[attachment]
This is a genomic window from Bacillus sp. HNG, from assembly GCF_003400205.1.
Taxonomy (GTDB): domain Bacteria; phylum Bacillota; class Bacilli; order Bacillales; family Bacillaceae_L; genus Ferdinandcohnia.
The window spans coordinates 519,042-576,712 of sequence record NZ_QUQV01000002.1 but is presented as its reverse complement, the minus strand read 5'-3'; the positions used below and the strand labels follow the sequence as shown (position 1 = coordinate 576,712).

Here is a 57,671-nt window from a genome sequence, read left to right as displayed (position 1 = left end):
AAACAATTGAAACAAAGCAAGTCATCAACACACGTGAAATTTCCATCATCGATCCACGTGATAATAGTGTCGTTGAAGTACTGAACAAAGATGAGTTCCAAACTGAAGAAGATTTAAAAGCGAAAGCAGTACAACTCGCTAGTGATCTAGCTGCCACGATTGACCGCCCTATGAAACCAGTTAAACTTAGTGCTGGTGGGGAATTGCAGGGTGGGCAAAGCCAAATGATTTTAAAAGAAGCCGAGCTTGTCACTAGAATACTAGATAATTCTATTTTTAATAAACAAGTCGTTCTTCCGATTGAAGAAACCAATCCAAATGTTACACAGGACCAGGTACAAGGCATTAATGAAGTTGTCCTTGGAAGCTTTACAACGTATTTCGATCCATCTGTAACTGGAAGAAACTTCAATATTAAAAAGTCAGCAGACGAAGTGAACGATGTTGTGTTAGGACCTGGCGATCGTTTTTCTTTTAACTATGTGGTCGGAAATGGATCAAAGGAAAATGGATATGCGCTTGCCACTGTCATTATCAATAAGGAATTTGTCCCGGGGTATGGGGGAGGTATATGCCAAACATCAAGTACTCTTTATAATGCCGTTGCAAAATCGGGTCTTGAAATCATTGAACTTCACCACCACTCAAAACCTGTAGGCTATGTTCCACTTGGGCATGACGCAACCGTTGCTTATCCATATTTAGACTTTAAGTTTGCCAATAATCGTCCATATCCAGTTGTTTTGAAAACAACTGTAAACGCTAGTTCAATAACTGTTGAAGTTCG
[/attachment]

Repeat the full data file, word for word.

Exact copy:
This is a genomic window from Bacillus sp. HNG, from assembly GCF_003400205.1.
Taxonomy (GTDB): domain Bacteria; phylum Bacillota; class Bacilli; order Bacillales; family Bacillaceae_L; genus Ferdinandcohnia.
The window spans coordinates 519,042-576,712 of sequence record NZ_QUQV01000002.1 but is presented as its reverse complement, the minus strand read 5'-3'; the positions used below and the strand labels follow the sequence as shown (position 1 = coordinate 576,712).

Here is a 57,671-nt window from a genome sequence, read left to right as displayed (position 1 = left end):
AAACAATTGAAACAAAGCAAGTCATCAACACACGTGAAATTTCCATCATCGATCCACGTGATAATAGTGTCGTTGAAGTACTGAACAAAGATGAGTTCCAAACTGAAGAAGATTTAAAAGCGAAAGCAGTACAACTCGCTAGTGATCTAGCTGCCACGATTGACCGCCCTATGAAACCAGTTAAACTTAGTGCTGGTGGGGAATTGCAGGGTGGGCAAAGCCAAATGATTTTAAAAGAAGCCGAGCTTGTCACTAGAATACTAGATAATTCTATTTTTAATAAACAAGTCGTTCTTCCGATTGAAGAAACCAATCCAAATGTTACACAGGACCAGGTACAAGGCATTAATGAAGTTGTCCTTGGAAGCTTTACAACGTATTTCGATCCATCTGTAACTGGAAGAAACTTCAATATTAAAAAGTCAGCAGACGAAGTGAACGATGTTGTGTTAGGACCTGGCGATCGTTTTTCTTTTAACTATGTGGTCGGAAATGGATCAAAGGAAAATGGATATGCGCTTGCCACTGTCATTATCAATAAGGAATTTGTCCCGGGGTATGGGGGAGGTATATGCCAAACATCAAGTACTCTTTATAATGCCGTTGCAAAATCGGGTCTTGAAATCATTGAACTTCACCACCACTCAAAACCTGTAGGCTATGTTCCACTTGGGCATGACGCAACCGTTGCTTATCCATATTTAGACTTTAAGTTTGCCAATAATCGTCCATATCCAGTTGTTTTGAAAACAACTGTAAACGCTAGTTCAATAACTGTTGAAGTTCG